How is Australia tracking on cultural diversity & inclusion – are we acknowledging racism where it happens to rise above it and take inclusive action?

National Geographic acknowledged their racist past this month, a vital step in overcoming cultural diversity barriers. 

National Geographic acknowledged their racist past this month, a vital step in overcoming cultural diversity barriers. 

As we celebrate Harmony Day and our cultural and linguistic diversity in our schools and workplaces throughout the past week, it’s time to reflect on how well we are really doing at embracing Australia’s cultural diversity, and eliminating racial discrimination.

The recently released Gallup Migrant Acceptance Index gauging public response to new migrants was reported in the SMH this week, and showed Australia is ranked the seventh most accepting nation out of 140 countries. However, if we look at the corridors of power in our ASX 200 corporations, government and tertiary institutions they don’t reflect the cultural diversity of our population. 32 per cent of Australians have a background other than Anglo-Celtic yet just five per cent of our leaders – that’s 10 people – have a non-European background.

Our tendency to culturally stereotype people different to ourselves is a major barrier that can get in the way of us recognising talent. A powerful example of such stereotyping was shared by Professor Nailni Joshi – one of Australia’s most senior mathematicians. When she was speaking at the National Press Club as a co-founder of Australia’s national Science in Australia Gender Equality (SAGE) project, she consciously wore a cotton shirt, stating that when she wears suits at work functions she is often mistaken for a member of the wait staff. 

The importance of acknowledging the existence of such cultural stereotyping and unconscious assumptions, and consciously addressing these, is vital to overcoming them. Over the past week I was inspired to read National Geographic’s decision to admit its racist past based on an examination of the archives; focusing on not just what made it into the pages of the magazine, but also what was left out. As editor Susan Goldberg noted 'How we present race matters,' and 'to rise above our past we must acknowledge it.' I thought the image on the National Geographic front cover of 2 sisters, one with black skin and one with white skin, with the headline “these twin sisters make us rethink everything we know about race” was a powerful and effective depiction of the complexity of this issue.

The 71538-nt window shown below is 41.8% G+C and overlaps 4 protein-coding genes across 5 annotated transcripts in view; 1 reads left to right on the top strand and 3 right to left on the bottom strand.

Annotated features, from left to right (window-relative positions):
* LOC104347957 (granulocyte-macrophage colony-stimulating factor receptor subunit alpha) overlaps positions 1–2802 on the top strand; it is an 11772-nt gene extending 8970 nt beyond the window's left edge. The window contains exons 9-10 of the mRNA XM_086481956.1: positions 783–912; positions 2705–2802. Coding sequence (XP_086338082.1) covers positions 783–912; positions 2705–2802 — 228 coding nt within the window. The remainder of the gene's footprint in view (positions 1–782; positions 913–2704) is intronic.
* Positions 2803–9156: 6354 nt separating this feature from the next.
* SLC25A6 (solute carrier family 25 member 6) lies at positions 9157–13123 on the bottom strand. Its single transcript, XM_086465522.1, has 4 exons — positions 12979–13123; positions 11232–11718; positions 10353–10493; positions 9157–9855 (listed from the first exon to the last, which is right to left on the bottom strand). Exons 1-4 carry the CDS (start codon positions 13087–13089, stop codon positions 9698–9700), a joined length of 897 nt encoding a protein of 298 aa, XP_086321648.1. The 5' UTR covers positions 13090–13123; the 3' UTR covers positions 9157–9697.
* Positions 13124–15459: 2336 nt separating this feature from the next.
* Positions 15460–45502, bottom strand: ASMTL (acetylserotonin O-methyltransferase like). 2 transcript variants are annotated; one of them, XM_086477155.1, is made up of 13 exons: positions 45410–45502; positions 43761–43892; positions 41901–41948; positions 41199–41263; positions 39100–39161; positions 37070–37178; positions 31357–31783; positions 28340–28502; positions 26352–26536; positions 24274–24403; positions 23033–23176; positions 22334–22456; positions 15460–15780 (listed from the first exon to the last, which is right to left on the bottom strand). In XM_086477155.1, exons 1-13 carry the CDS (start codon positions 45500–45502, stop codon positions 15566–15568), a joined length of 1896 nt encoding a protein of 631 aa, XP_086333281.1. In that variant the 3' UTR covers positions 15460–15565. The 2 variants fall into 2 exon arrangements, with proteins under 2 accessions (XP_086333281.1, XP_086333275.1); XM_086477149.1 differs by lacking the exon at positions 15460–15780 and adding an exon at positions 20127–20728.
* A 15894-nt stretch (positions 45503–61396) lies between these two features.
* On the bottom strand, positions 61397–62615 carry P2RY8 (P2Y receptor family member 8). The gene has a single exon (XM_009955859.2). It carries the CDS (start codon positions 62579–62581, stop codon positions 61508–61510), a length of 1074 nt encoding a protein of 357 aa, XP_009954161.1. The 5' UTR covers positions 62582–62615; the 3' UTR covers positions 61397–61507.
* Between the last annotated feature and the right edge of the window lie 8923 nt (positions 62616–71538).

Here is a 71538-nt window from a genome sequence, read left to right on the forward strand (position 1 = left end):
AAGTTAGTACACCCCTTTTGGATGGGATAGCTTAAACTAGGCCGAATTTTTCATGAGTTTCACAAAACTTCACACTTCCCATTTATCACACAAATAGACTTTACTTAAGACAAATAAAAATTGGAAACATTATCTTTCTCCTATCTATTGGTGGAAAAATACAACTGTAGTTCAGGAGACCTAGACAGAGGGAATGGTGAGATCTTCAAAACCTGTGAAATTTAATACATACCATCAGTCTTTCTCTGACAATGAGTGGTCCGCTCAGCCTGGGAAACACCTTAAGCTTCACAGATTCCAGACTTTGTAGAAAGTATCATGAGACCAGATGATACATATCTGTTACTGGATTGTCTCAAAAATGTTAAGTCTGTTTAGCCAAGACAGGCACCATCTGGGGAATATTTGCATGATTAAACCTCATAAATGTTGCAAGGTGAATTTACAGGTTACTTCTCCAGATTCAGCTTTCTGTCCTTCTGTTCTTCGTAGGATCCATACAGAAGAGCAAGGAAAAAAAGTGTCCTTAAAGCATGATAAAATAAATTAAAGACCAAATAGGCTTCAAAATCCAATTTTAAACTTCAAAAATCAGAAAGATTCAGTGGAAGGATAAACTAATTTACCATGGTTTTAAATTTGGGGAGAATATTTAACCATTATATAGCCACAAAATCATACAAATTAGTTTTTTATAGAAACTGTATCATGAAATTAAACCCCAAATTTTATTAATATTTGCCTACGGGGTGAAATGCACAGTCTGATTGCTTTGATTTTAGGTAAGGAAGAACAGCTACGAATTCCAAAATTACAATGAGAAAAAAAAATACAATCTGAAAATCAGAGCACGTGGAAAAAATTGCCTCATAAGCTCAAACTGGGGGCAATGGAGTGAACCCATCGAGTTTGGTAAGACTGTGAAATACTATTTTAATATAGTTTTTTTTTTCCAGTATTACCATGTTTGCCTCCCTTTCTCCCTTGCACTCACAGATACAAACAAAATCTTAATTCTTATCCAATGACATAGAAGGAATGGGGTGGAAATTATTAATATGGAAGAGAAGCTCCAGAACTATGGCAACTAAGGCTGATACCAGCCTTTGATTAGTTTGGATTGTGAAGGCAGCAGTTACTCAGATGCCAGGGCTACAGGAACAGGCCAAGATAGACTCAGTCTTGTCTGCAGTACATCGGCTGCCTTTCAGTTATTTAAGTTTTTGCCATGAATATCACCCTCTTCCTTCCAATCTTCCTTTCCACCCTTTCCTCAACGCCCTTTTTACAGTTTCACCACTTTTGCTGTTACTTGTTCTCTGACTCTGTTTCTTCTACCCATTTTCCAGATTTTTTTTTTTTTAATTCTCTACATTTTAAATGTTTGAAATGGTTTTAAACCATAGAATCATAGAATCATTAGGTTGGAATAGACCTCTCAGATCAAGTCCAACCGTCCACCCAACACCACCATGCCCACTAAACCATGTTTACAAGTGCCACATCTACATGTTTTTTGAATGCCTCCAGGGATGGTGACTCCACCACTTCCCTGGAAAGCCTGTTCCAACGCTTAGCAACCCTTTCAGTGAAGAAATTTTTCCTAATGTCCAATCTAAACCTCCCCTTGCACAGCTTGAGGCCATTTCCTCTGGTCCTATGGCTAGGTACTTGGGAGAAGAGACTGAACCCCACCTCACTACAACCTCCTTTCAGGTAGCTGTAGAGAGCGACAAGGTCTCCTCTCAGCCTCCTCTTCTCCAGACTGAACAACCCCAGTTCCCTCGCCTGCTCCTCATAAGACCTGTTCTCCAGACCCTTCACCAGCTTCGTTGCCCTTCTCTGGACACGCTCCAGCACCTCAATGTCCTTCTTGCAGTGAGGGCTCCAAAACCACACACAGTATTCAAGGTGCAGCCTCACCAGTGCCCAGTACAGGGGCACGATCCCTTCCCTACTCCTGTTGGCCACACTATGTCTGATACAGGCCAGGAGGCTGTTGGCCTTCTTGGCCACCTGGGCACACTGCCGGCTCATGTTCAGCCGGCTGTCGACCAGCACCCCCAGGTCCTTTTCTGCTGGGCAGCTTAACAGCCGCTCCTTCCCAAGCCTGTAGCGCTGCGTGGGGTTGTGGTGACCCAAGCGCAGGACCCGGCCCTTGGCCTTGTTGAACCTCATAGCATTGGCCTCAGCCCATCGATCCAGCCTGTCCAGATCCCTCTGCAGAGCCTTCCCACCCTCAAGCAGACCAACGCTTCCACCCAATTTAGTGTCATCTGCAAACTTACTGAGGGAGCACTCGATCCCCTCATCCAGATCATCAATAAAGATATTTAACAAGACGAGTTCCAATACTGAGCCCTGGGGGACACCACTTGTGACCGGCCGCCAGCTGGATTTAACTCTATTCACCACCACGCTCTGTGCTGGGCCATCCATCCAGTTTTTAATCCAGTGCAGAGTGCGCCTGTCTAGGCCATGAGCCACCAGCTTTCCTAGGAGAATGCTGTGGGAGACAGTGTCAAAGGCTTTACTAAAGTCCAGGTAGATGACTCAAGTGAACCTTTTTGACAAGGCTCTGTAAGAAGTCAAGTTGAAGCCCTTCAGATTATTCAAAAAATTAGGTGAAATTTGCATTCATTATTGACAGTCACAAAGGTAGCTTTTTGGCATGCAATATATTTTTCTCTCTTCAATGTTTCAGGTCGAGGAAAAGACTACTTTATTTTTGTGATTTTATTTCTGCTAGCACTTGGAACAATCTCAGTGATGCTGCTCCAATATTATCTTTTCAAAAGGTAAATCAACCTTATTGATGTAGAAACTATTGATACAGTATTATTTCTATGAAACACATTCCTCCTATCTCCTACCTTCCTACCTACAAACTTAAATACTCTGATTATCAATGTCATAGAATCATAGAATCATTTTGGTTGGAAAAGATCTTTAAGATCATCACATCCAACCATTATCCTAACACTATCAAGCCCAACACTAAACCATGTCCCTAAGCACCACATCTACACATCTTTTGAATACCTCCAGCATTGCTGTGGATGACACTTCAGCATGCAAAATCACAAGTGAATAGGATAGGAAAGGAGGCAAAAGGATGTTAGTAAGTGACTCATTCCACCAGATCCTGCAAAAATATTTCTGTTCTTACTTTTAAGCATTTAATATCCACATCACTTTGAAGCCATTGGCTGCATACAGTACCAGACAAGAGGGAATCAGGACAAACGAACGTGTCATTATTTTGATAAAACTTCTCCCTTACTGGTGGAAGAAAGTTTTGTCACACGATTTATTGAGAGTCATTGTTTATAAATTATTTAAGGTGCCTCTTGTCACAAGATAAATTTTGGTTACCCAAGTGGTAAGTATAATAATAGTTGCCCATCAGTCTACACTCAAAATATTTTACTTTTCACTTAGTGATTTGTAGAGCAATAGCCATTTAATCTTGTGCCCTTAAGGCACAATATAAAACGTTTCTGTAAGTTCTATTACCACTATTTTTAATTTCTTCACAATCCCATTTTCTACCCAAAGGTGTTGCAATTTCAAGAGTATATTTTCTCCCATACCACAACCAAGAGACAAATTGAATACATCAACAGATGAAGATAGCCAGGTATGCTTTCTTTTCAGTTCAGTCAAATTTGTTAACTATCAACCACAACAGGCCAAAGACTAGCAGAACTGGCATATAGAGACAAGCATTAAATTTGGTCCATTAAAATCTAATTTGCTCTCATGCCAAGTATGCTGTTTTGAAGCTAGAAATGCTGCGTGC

Back in Australia, we saw customer service staff at Myers Flagship Perth store accused of racially profiling a 16 year old Aboriginal & Torres Strait Islander boy, with multiple security staff called when he was in the changing room alone, after his father left briefly to take a phone call. When his father questioned why this had happened upon his return, the staff member told him that last week a purse was taken from the service area, expecting him to understand. The staff looked confused and embarrassed after the pair left the store purchasing over $200 worth of clothing.

Myer’s public defense to this embarrassing and humiliating incident was an impressive diversity & inclusion statement, but this clearly has not translated effectively to its staff’s practices. It is clear this is not a one-off either, and that this issue of stereotyping leading to racial discrimination is common for non-Anglo Australians.

Last week we also saw Lewis Hamilton call for greater ethnic diversity in Formula 1 at the Melbourne Grand Prix. As the sports first and only black driver, the world champion stated 'There’s barely any diversity in F1. Still nothing’s changed in 11 years I’ve been here. Kids, people, there’s so many jobs in this sport of which anybody, no matter your ethnicity or background, can make it and fit in.'

It’s important to be aware of our cognitive and personal biases, as research shows that the brain is ‘hardwired’ to notice difference in human skin colour as danger automatically to keep us safe. If we don’t manage this, we unconsciously stereotype others who are different to us, and favour people like ourselves. Overcoming such assumptions is vital for business success, as senior research fellow Jesse E. Olsen from The University of Melbourne explained 'There’s a strong business case for more cultural diversity in Australian leadership so that we can tap into the increased creativity and adaptability that diverse teams bring, as well as connecting better with our diverse customers.'

So what can you do to reduce the risk of stereotyping your customers, clients and staff so that they can fully contribute and achieve their potential?

·       Gather data on the cultural diversity of your staff and customers and see if it reflects the Australian population.

·       Consult with your culturally diverse staff to understand their lived experience of equity, diversity and inclusion in your organisation.

·       Equip your managers with an inclusive mindset, skills and behaviours to help them identify, mentor and sponsor culturally diverse staff with high potential for leadership roles.

·       Rather than train your customer facing staff on what not to do, train them on how to recognise and address their cognitive and personal biases.

To assist you in setting your staff up for success to improve your customer inclusion, request an outline of our proven diversity, inclusion and unconscious bias training today.

Image via National Geographic

Fiona Krautil1 Comment